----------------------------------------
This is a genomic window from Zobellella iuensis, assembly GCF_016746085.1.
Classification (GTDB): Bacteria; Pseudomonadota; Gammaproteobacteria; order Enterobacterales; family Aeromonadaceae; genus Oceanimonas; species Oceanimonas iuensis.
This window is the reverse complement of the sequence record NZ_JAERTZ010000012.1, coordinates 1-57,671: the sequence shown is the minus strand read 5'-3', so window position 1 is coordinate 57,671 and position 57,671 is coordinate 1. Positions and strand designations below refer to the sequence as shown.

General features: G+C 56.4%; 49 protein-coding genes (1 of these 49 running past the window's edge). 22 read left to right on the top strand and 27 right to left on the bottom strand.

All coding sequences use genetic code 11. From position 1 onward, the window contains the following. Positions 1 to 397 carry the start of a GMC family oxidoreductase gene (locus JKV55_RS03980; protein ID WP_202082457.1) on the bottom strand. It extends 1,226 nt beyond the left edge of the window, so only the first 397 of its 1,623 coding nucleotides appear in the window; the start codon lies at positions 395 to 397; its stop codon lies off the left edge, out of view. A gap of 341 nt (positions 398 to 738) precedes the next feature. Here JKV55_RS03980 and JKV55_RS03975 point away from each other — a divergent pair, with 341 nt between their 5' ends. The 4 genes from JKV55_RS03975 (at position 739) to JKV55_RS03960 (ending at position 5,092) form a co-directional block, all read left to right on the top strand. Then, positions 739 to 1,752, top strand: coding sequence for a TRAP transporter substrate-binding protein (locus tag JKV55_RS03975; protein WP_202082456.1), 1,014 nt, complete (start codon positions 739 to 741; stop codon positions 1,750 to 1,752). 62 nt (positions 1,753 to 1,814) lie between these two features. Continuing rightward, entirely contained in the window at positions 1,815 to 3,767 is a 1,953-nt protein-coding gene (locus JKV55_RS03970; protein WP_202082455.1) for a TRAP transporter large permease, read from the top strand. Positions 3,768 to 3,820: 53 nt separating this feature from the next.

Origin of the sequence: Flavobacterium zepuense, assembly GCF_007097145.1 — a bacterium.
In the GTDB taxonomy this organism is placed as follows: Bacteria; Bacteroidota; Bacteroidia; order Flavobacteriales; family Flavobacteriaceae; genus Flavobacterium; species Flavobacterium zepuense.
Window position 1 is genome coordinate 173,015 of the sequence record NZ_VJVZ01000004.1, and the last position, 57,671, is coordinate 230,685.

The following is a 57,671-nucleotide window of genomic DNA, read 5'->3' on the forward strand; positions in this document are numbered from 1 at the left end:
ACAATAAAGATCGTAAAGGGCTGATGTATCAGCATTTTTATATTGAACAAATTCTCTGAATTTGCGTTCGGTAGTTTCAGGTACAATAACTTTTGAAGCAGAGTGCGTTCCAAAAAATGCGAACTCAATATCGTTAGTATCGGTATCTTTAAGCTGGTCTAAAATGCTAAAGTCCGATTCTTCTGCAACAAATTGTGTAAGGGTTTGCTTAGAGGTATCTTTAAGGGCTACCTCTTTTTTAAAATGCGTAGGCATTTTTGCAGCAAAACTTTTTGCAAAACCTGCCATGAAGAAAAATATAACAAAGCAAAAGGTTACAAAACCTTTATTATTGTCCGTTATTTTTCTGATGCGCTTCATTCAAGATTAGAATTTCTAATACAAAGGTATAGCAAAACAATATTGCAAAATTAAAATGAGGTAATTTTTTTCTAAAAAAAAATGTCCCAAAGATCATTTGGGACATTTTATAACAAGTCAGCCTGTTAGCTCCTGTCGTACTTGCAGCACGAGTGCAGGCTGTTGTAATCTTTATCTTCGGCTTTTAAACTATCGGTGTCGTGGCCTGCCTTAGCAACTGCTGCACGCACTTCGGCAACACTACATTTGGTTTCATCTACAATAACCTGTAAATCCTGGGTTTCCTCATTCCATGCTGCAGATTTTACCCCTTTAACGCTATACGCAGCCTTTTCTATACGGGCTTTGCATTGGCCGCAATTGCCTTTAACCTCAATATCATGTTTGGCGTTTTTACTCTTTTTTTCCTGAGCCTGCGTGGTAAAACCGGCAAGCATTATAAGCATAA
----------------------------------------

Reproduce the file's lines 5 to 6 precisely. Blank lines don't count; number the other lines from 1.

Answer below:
All coding sequences use genetic code 11. From position 1 onward, the window contains the following. Positions 1 to 397 carry the start of a GMC family oxidoreductase gene (locus JKV55_RS03980; protein ID WP_202082457.1) on the bottom strand. It extends 1,226 nt beyond the left edge of the window, so only the first 397 of its 1,623 coding nucleotides appear in the window; the start codon lies at positions 395 to 397; its stop codon lies off the left edge, out of view. A gap of 341 nt (positions 398 to 738) precedes the next feature. Here JKV55_RS03980 and JKV55_RS03975 point away from each other — a divergent pair, with 341 nt between their 5' ends. The 4 genes from JKV55_RS03975 (at position 739) to JKV55_RS03960 (ending at position 5,092) form a co-directional block, all read left to right on the top strand. Then, positions 739 to 1,752, top strand: coding sequence for a TRAP transporter substrate-binding protein (locus tag JKV55_RS03975; protein WP_202082456.1), 1,014 nt, complete (start codon positions 739 to 741; stop codon positions 1,750 to 1,752). 62 nt (positions 1,753 to 1,814) lie between these two features. Continuing rightward, entirely contained in the window at positions 1,815 to 3,767 is a 1,953-nt protein-coding gene (locus JKV55_RS03970; protein WP_202082455.1) for a TRAP transporter large permease, read from the top strand. Positions 3,768 to 3,820: 53 nt separating this feature from the next.

Origin of the sequence: Flavobacterium zepuense, assembly GCF_007097145.1 — a bacterium.